Friday, August 10, 2012


Last weekend eight friends from across the country joined me in the Smoky Mountains for a girls' getaway. Now, I know what you're thinking: four days of sleeping in, eating out, and hitting the outlet malls. (After all, it WAS tax-free weekend!) As tempting as that plan sounds, our weekend looked very different.

You see, these ladies came into my life over the past two years as we served side-by-side at a women's retreat in Colorado. We joke that eight days shared at this retreat equals eight years in real time (kind of like human years/dog years). We've shared our stories with one another - the good, bad, and ugly. We've worshiped, laughed, cried, and learned how to listen and pray together.

And that is exactly what this weekend was all about. We didn't go into our time together with a plan. No schedule. No expectations. Instead, we each arrived with a desire to engage, to listen, to surrender, and to intercede. It was beautiful.

On Friday, we were all set to go tubing. How better to introduce outsiders to East Tennessee (other than a trip to Dollywood, perhaps)? Just as we were finishing lunch, however, thunder rumbled and the skies opened up with rain. Instead of withdrawing for naptime, we gathered in the living room and began to listen to Karen's story. Listening turned into praying.

It was like that throughout the weekend. One by one, we would talk about our lives, our fears, our desires, and where God is (or where we don't see him) at work. And we would pray. It was as natural and easy as having a conversation with a dear friend.

For much of my life I thought that for prayer to be effective it had to follow a certain formula. If I missed a step (i.e. confession), then my words would either not reach God's ears or he would dismiss me because I'd not followed correct protocol. What I'm learning is that only one thing is required for effective prayer: surrender.

When we surrender in prayer, we allow the Holy Spirit to guide us and to provide the words. Romans 8:26-27 explains it this way: "We do not know what we ought to pray for, but the Spirit himself intercedes for us through wordless groans. And he who searches our hearts knows the mind of the Spirit, because the Spirit intercedes for God’s people in accordance with the will of God."

Prayer (or any other part of our life in Christ) isn't about method, requirement, or duty. If it is fear-based or formulaic, then I'd pose it's not Spirit led. I've found that true communion - with God and with others - comes when we lay everything else down to be present and to surrender. My weekend left me with such gratitude: for beautiful friends who are following God, fierce allies who are willing to pray, a patient God who continues to shepherd me, and the sweet experience of surrendering in prayer.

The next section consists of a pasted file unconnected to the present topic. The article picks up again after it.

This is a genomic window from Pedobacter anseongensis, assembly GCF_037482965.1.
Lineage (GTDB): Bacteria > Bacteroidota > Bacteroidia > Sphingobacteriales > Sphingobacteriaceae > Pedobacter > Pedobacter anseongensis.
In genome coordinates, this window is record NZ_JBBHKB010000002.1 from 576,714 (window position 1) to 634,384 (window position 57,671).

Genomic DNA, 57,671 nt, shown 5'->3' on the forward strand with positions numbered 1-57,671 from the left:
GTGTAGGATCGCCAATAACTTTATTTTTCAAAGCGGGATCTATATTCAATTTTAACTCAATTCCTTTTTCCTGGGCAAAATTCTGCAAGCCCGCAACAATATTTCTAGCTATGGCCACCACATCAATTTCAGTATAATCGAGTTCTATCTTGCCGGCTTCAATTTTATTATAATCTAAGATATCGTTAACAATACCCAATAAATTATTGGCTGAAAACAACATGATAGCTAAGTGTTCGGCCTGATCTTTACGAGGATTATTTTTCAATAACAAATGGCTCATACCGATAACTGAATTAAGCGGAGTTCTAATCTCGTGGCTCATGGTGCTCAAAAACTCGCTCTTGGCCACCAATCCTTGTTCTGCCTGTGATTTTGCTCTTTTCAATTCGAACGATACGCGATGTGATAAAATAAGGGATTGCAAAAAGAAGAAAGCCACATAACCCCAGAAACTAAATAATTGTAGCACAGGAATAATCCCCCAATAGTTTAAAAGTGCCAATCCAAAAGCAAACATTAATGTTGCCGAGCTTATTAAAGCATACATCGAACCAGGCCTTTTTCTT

Wednesday, August 1, 2012

Welcome Home

Our family has been packing for a move. Not across the country or even across town. We’re simply moving a few miles to a house close to my husband’s work. However, we’ve learned through nearly twenty years of marriage and now six moves, every move is a big move. This one seems especially big as I sort through ten years of accumulated “stuff” and recall the ten years of memories that have taken place within these walls.

As I have processed all of these times – both the bitter and the sweet (mostly sweet) – I have remembered the gatherings, both large and small, that we’ve been privileged to host through the years. The people who have graced us with their presence…

The small group that circled round our den to study the Word, watch the Superbowl, or share a meal. Couples that joined us for a game of Canasta or Scrabble. Girlfriends who offered me connection while I offered simply a mug of Chai. Elders who gathered late on Wednesday nights. And our son’s small group that somehow makes a weekly Bible study a rowdy, full-contact sport.

While each of these encounters differed, they all shared one common trait: They were all expressions of community. Through the years I’ve learned that when we open our home to others, we open our hearts to them as well. These people shared laughter and tears, joy and sorrow with us. They filled this home with life and brought their own unique voice into the conversations that have taken place here. And most importantly, they have revealed Christ to us…how he loves us, how he accepts us, and how he provides relationships to nurture, console, encourage, and grow us.

I recently read a plaque that said, “Welcome home. Feel free to be yourself.” Yes! As a family, we yearn for those who enter our front door to feel comfortable being who they are…the good, the bad, and the ugly. For our guests to feel so at home they can kick their shoes off (or keep them on); they can sit in the well-worn armchair that clearly says, “I’m the favorite” and feel at ease; and they can share their hearts and know they are safe.

My parents had their own plaque hanging at the entrance to their house. It read, “To all who enter here, know this is a Christian home.” A visiting friend once remarked, “Whoa, that’s serious!” Perhaps he read it with an inferred tone of warning. I actually like that declaration because it makes a promise: This home is a place of peace where love is real, forgiveness is offered freely, grace is plenty, and you are always welcome.

As we continue life in a new house, we pray that it is exactly this kind of home. One where Christ reigns and community thrives. You are welcome. (Just give me a few weeks to unpack the boxes!)